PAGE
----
courtesy Calvin Archives
The Class of ’68 paused long enough with their stolen statue to snap a quick picture at the Franklin Campus.

By Nathan VanderKlippe

He’s back.

Moses, that trouble-making, fight-starting, booze-guzzling, lingerie-wearing placid patriarch has been resurrected. Not the real Moses, of course. Not even the Class of ’75 could do that. But they could get another sculpture of Michelangelo’s Moses, and they did.

The first Moses was a statue, about 3 feet tall and horned, unleashed upon Calvin by the graduating Prep class of 1925. This was the last Prep school class to exit the doors of Calvin’s campus, and the 13 graduating students were perhaps the perfect donors of the pesky statue. This was, after all, the class dubbed by then Professor Vanden Bosch “the most obstinate, unruly and pachydermatous class in school.” Their reason for the sculpture: to demonstrate to the campus that an Italian Catholic – not Dutch, not Reformed – was equally capable of magnificent art. Moses soon found a permanent abode at the entrance to the Franklin Street chapel. But he was not the kind of statue you look at from afar in some starchy art gallery. He was truly utilitarian art. While vigilantly guarding the chapel, he also served as a coat rack, test dummy for female lingerie, liquor sampler, cigar tester, tampon holder and the list goes on.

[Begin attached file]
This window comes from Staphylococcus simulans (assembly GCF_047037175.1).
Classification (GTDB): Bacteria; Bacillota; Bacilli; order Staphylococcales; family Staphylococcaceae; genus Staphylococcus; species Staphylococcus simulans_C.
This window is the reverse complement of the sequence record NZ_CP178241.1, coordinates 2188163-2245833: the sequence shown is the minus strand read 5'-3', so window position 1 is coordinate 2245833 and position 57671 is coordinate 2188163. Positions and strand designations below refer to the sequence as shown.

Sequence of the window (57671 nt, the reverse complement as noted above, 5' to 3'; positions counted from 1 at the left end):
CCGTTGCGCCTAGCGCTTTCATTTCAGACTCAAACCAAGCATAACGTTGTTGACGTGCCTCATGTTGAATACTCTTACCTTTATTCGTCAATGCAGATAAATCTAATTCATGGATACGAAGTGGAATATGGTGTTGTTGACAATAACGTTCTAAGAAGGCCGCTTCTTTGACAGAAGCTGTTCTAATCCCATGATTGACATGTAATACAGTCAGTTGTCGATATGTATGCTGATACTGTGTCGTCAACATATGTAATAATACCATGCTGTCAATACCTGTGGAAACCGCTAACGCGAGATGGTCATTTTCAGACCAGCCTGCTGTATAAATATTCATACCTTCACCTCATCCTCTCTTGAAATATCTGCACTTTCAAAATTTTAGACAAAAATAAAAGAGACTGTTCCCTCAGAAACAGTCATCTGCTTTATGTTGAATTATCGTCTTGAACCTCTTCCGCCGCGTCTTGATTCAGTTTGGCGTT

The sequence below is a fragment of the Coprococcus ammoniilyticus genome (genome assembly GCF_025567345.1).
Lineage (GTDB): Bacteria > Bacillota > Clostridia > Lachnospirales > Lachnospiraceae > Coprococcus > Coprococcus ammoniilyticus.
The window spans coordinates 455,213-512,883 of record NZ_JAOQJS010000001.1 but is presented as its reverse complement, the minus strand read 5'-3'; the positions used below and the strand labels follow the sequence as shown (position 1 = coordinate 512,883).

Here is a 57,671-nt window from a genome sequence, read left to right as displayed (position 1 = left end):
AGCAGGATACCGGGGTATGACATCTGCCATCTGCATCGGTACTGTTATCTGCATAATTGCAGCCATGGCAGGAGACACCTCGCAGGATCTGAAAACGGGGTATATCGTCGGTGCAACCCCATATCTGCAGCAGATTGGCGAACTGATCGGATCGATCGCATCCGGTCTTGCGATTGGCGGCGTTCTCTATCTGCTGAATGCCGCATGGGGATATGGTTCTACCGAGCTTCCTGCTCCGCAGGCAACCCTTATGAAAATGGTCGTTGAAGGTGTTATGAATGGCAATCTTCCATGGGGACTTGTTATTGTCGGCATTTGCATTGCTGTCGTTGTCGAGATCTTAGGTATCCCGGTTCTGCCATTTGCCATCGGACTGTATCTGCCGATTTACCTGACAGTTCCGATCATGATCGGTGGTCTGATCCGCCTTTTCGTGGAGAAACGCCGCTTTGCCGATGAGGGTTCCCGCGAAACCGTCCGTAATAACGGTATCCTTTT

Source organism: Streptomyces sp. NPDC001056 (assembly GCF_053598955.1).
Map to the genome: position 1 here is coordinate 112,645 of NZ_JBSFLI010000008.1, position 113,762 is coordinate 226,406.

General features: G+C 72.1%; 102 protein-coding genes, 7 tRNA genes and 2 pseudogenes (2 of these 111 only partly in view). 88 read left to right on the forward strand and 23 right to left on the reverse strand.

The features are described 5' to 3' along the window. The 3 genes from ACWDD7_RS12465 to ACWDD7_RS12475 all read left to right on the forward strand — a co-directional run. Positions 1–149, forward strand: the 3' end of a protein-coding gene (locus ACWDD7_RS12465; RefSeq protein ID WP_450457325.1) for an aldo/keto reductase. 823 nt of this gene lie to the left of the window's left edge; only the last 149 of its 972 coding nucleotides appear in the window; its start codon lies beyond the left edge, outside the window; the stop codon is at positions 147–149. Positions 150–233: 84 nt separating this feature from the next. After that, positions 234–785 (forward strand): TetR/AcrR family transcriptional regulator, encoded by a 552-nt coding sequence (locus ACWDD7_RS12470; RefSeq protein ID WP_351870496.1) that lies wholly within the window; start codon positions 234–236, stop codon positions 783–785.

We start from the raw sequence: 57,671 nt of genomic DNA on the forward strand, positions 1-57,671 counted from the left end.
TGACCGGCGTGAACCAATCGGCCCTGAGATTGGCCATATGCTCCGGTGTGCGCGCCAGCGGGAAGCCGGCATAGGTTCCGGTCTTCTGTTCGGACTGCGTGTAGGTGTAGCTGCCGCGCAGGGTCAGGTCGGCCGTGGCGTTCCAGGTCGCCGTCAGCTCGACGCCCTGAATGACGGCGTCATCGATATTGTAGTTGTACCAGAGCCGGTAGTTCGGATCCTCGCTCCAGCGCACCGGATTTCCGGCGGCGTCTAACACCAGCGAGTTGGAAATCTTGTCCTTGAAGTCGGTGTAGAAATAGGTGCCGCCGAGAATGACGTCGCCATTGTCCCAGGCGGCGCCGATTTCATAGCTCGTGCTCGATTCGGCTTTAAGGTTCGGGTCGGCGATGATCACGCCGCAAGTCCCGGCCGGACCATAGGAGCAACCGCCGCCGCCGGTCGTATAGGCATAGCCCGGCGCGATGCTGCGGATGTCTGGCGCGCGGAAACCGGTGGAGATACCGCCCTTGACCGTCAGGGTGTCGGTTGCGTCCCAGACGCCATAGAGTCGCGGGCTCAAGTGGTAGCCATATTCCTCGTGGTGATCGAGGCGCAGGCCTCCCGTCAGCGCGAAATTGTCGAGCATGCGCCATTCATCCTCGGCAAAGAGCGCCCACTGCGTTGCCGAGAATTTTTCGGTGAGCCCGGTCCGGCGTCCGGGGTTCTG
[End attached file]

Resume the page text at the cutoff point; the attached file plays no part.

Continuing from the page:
But he also had a talent, kept hidden in those early days when his mischief only extended to holding hats and scarves. Moses had an uncanny ability, one not often found in “inorganic” plaster models: he was able to locomote. And oh, the laughter, giggles, mischief and tension that came about when this talent was discovered.
photo by nathan vanderklippe
Moses, pictured here in his resurrected form, has a long and storied past within the Calvin community.
It all started when President Schultze told Henry Keegstra, the chief engineer, “Why don’t we just get rid of it, hide it somewhere. Get it out of here!” That’s when the all-campus game of Hide and Seek pit the students against the administration. Staff would steal Moses away in the quiet of the night to some little-traveled area of campus. Then the Moses-hunters would set out, eager to snatch the ultimate Calvin booty: the pride of finding the bronzed patriarch. Carefully, they would return their prized catch to his rightful pedestal outside the chapel.

And so the tug-of-war continued, both sides thieving the placid figure and spiriting him around the campus. At one point, some enterprising climbers, eagerly ratcheting themselves up a vertical ventilating shaft in the administration building to sniff around the attic bumped into him, hanging lifelessly on a rope. Another time, he made a red-faced appearance at the chapel, scantily clad in a racy “Frederick’s of Hollywood” outfit.

There was genius in those days. In the midst of the administration-student repartee over the beleaguered plaster icon, President Schultze was rumored by some to be housing Moses. Some students, desperate for a chance to penetrate the very lair of the head administrator, knew how they could do it. Mrs. Schultze later reported a rather bizarre incident: two young men from the water department came by, saying they were tracing some anomaly in the water system and could you please, ma’am, flush the toilets several times when we yell up from your basement? Sadly, the rumors were false and there was no Moses to be found.
courtesy calvin archives
This picture, taken around 1953, shows the Mt. Sinai Express, Moses’s preferred mode of transportation.